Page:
REGINA — The Sask. NDP are continuing to make calls to the provincial government to address COVID-19 issues in the province, this time with a push to address the transmission rate among children in schools.
Education critic Carla Beck said during a press conference that the NDP is calling on the Minister of Education to take action to help aid school divisions in their efforts to protect children from transmission, by providing more funding and resources.
Data shared at a physician’s town hall meeting on Oct. 21 showed that Saskatchewan currently has the highest rate of COVID-related pediatric admissions to acute care, with 17 children currently in hospital. Of this group, 15 are aged 12 and under and currently not eligible to be vaccinated.
From Sept. 1 until Oct. 15, Saskatchewan recorded a total of 4,592 positive cases in individuals under the age of 18, with 3,250 of those cases in those aged under 12.
More than 220 cases have been reported in Saskatchewan schools in the last two weeks, said Beck, with outbreaks declared in more than 70 schools.
“It's clear that they're not safe and that despite the efforts by school boards and staff, transmission is occurring in our schools,” said Beck.
Chief medical health officer Dr. Saqib Shahab said earlier this week that only approximately 23 per cent of transmission in youth is taking place in the school setting. The vast majority of case exposure in youth is still linked to household or community interaction, he said.
Today, during a provincial briefing, Shahab said that most schools are reporting just one or two cases, and not big numbered outbreaks.
"I have not seen dozens of cases in schools or large outbreaks in schools, and that speaks to the layers of protection that schools learned how to apply last year, and are applying now," said Shahab.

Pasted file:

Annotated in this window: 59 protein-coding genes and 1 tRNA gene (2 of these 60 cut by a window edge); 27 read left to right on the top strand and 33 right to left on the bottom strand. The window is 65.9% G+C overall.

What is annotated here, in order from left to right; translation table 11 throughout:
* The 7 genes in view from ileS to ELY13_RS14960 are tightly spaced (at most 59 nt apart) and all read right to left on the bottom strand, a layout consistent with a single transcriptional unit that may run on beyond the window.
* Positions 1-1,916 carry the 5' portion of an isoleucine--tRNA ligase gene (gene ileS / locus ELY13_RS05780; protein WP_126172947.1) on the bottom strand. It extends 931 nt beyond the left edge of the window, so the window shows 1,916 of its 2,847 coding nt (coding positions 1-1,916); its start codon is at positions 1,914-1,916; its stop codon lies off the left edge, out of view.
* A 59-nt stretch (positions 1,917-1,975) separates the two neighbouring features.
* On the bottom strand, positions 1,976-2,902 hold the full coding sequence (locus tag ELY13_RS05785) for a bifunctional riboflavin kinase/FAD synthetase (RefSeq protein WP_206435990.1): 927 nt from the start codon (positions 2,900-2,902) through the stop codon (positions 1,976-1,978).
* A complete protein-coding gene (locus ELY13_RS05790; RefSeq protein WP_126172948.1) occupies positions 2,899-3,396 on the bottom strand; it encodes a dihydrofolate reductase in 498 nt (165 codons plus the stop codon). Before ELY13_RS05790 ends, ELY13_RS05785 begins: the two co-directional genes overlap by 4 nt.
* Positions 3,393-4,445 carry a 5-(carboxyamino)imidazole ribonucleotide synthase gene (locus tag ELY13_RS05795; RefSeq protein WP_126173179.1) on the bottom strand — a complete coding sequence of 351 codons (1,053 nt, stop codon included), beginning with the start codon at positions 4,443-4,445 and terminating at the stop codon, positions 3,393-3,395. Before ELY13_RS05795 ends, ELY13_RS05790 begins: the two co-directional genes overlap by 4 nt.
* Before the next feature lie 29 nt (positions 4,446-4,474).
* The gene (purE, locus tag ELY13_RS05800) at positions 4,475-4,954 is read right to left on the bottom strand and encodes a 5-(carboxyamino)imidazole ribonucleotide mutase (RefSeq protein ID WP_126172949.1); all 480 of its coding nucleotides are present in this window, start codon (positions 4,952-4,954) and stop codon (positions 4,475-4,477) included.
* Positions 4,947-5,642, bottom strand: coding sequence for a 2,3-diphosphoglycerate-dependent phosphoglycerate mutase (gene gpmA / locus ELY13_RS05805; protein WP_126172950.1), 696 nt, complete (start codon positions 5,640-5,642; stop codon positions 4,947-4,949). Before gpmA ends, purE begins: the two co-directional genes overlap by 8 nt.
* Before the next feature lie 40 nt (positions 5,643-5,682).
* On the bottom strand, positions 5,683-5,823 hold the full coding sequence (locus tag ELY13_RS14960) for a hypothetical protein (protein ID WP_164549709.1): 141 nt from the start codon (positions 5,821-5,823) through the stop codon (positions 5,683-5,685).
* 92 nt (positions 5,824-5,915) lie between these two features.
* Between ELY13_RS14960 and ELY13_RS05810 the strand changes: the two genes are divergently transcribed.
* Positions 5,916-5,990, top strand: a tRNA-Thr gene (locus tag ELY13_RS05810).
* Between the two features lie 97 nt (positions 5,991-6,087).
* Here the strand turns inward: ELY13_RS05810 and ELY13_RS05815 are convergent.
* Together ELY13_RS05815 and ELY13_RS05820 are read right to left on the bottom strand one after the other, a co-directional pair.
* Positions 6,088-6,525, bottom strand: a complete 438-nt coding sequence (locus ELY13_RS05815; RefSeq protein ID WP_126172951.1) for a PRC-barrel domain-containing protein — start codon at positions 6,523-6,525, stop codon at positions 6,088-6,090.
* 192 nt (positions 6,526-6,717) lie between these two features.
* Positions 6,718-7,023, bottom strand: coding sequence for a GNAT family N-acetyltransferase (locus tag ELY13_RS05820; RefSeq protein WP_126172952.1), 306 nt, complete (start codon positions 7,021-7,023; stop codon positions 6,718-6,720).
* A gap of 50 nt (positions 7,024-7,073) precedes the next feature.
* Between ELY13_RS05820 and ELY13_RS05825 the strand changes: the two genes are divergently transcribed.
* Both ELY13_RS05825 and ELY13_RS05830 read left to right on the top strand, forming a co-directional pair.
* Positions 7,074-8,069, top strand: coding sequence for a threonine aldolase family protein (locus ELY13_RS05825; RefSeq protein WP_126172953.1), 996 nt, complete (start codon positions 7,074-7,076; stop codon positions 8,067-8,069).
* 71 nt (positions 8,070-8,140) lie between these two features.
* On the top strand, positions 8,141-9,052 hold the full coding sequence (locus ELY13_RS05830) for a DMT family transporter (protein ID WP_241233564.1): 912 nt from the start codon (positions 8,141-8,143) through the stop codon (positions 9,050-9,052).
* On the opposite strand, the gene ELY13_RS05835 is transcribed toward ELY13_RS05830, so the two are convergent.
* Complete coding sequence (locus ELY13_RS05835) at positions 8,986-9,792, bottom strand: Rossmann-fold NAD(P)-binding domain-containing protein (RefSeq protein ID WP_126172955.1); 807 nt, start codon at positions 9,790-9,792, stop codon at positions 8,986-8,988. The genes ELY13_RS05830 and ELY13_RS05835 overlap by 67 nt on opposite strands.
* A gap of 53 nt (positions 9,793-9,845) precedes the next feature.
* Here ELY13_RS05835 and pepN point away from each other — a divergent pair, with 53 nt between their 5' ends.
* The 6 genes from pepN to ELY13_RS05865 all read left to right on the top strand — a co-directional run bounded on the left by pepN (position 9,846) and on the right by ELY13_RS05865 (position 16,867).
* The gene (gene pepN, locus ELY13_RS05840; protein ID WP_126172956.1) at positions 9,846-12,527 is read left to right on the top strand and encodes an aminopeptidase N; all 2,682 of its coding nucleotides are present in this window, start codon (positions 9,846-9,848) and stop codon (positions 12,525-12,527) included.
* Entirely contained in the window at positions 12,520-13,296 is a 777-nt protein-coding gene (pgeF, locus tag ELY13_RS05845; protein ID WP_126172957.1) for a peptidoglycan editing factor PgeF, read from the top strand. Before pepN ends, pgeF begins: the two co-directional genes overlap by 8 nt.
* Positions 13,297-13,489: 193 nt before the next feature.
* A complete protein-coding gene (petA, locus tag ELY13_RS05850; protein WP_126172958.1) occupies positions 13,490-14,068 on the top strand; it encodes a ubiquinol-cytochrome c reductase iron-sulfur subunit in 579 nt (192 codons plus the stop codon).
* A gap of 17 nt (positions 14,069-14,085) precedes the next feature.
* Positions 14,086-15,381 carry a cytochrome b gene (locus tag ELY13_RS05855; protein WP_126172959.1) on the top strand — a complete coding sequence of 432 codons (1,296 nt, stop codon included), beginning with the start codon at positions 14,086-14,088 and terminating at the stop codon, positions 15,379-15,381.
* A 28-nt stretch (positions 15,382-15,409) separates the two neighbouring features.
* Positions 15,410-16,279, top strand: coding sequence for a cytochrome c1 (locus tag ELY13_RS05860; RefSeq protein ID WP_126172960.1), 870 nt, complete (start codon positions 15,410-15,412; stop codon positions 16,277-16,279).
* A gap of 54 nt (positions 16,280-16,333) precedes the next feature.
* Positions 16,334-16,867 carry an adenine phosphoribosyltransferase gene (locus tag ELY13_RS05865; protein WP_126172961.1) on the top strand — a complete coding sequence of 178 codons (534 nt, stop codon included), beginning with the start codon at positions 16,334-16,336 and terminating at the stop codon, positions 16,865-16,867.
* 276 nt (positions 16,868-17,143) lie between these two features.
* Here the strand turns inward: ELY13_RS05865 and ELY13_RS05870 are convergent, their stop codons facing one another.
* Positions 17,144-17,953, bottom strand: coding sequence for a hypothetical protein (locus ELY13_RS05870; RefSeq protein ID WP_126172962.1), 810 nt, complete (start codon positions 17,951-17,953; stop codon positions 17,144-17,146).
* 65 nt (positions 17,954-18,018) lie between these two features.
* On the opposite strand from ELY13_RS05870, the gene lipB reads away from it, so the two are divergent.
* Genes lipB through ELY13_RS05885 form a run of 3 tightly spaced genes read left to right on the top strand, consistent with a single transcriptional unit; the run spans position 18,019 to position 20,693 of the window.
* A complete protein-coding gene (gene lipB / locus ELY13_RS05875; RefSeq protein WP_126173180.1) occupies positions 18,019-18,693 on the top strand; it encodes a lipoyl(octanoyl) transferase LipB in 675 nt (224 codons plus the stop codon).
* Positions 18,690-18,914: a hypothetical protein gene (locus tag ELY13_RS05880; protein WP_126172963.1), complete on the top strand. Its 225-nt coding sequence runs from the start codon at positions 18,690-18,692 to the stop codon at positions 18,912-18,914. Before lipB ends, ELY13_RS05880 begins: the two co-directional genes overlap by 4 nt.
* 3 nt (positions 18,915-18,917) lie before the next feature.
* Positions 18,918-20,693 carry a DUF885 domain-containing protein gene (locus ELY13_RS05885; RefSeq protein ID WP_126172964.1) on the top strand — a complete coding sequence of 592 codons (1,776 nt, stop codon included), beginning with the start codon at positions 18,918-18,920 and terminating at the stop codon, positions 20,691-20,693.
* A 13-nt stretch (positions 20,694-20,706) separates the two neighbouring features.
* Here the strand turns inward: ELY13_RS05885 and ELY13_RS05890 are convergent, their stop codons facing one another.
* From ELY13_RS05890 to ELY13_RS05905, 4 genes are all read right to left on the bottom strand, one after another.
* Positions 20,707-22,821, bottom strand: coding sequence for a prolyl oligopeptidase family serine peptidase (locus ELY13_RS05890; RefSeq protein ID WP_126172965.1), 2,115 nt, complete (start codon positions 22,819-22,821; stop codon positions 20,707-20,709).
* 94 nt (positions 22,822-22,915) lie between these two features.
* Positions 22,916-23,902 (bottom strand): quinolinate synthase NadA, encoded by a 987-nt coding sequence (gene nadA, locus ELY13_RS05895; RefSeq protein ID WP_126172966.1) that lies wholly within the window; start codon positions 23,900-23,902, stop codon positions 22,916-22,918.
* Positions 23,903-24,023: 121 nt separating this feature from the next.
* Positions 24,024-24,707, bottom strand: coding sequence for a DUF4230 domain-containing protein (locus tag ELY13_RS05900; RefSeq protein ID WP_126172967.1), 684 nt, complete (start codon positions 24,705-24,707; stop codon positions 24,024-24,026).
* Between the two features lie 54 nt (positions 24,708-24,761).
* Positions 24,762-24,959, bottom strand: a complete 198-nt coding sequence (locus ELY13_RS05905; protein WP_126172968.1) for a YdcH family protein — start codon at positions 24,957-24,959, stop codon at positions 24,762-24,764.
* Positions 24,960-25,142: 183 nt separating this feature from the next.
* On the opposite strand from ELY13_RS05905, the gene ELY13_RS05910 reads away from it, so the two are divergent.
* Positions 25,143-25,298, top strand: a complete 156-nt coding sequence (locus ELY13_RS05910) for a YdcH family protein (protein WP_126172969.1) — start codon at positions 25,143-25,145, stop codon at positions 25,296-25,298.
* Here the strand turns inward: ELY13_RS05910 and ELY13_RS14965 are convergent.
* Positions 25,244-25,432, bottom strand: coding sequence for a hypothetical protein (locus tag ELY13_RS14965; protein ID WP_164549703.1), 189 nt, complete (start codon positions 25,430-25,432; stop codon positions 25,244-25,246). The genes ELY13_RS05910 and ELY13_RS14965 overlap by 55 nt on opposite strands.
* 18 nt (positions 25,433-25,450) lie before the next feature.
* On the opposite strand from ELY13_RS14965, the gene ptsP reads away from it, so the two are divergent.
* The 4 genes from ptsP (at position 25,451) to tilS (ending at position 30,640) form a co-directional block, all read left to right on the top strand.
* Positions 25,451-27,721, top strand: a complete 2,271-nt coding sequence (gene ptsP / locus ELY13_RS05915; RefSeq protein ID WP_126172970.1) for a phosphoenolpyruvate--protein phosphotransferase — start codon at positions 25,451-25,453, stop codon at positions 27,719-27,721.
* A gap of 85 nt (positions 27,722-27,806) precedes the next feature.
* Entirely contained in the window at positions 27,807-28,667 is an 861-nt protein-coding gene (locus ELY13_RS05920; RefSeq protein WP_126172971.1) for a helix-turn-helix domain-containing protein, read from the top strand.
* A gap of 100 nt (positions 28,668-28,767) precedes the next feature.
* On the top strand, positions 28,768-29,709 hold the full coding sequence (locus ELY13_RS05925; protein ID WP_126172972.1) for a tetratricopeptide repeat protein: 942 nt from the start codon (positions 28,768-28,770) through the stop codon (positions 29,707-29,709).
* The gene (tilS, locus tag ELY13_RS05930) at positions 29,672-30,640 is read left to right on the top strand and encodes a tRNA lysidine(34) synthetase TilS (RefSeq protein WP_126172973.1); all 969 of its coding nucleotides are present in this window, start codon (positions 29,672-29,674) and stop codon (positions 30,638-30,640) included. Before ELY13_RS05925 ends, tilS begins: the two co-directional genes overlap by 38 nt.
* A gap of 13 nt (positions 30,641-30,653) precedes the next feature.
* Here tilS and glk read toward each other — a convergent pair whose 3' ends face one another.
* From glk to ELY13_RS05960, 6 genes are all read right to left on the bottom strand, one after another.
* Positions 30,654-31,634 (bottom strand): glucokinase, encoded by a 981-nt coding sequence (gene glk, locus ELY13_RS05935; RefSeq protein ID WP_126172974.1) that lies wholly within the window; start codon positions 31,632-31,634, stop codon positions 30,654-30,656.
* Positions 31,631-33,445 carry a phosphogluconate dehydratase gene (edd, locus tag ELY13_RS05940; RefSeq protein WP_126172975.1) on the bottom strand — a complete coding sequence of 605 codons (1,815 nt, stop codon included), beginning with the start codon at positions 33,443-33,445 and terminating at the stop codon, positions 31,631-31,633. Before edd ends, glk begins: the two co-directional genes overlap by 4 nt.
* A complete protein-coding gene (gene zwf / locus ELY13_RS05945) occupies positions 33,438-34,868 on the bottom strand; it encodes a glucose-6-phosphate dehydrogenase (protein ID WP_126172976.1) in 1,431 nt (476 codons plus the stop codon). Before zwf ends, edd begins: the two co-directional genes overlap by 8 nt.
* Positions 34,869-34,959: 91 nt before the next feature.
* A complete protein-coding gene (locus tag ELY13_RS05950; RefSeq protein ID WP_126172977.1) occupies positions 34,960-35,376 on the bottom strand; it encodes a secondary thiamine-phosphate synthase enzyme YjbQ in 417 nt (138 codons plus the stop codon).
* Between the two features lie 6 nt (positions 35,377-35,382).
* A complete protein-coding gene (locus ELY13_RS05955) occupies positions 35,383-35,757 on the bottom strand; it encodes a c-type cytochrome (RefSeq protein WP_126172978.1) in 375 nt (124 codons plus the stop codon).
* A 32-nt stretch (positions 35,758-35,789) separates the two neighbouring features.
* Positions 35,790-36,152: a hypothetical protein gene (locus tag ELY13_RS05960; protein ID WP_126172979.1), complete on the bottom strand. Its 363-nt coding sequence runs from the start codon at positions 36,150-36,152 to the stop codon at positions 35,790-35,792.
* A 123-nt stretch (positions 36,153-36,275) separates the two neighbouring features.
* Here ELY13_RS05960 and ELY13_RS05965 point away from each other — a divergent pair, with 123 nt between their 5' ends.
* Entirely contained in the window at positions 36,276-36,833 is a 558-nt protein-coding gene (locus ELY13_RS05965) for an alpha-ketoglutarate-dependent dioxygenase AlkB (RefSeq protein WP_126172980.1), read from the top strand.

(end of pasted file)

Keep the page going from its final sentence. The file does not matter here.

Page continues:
Beck said today’s call is primarily looking for a commitment from Education Minister Dustin Duncan to not undertake the annual mid-term funding cuts this year, typically done in the fall after enrolment numbers are confirmed.
Many schools are seeing enrolment lower than projections, she continued, with at least one-quarter of divisions with numbers smaller than the previous year’s.
“In no world would it be acceptable to clawback funding from schools in a pandemic,” said Beck.
There will also be mounting pressure to fund an incoming vaccination program once children aged 5 to 11 years old are cleared by Health Canada to receive immunization — a bill that Beck said school divisions shouldn’t have to foot.
“We want a commitment that no school division will have to be out of their existing budgets to pay for those vaccine clinics for any extra staffing that's required,” said Beck.
Schools have also been navigating breakthrough infections in vaccinated staff, contact tracing pressures and unclear direction on isolation procedures, said Beck.
An increase in funding from the ministry is needed, according to the opposition, to help divisions address these issues and protect students more thoroughly. This includes the provision of PPE materials and testing kits, or upgrades to ventilation in buildings.
“We want to ensure that divisions are drawing from education dollars to provide that protection,” said Beck.
She also said many school divisions are also saying they are receiving little to no clear direction from the government regarding safety thresholds, now that the Response Planning Team has been disbanded.
The ministry needs to create a clear threshold plan for school divisions, said Beck, to use when making decisions like making the shift to online learning.
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